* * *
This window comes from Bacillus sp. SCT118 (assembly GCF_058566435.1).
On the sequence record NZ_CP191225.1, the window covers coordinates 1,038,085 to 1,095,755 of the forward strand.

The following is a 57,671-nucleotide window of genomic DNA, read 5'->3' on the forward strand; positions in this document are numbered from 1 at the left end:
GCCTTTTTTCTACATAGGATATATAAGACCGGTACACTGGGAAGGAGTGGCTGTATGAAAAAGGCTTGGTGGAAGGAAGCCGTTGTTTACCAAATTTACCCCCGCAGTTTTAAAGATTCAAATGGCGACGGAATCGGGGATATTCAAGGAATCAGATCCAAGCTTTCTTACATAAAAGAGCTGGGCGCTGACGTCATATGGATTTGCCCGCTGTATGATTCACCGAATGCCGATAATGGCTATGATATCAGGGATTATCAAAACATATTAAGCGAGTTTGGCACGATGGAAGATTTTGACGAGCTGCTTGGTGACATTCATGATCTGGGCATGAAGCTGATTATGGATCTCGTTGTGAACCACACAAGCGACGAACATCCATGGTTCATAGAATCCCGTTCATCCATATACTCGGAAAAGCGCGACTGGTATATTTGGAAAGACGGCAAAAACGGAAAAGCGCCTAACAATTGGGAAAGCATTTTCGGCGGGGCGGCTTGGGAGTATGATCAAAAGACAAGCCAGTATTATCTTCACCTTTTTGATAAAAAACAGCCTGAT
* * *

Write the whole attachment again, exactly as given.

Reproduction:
This window comes from Bacillus sp. SCT118 (assembly GCF_058566435.1).
On the sequence record NZ_CP191225.1, the window covers coordinates 1,038,085 to 1,095,755 of the forward strand.

The following is a 57,671-nucleotide window of genomic DNA, read 5'->3' on the forward strand; positions in this document are numbered from 1 at the left end:
GCCTTTTTTCTACATAGGATATATAAGACCGGTACACTGGGAAGGAGTGGCTGTATGAAAAAGGCTTGGTGGAAGGAAGCCGTTGTTTACCAAATTTACCCCCGCAGTTTTAAAGATTCAAATGGCGACGGAATCGGGGATATTCAAGGAATCAGATCCAAGCTTTCTTACATAAAAGAGCTGGGCGCTGACGTCATATGGATTTGCCCGCTGTATGATTCACCGAATGCCGATAATGGCTATGATATCAGGGATTATCAAAACATATTAAGCGAGTTTGGCACGATGGAAGATTTTGACGAGCTGCTTGGTGACATTCATGATCTGGGCATGAAGCTGATTATGGATCTCGTTGTGAACCACACAAGCGACGAACATCCATGGTTCATAGAATCCCGTTCATCCATATACTCGGAAAAGCGCGACTGGTATATTTGGAAAGACGGCAAAAACGGAAAAGCGCCTAACAATTGGGAAAGCATTTTCGGCGGGGCGGCTTGGGAGTATGATCAAAAGACAAGCCAGTATTATCTTCACCTTTTTGATAAAAAACAGCCTGAT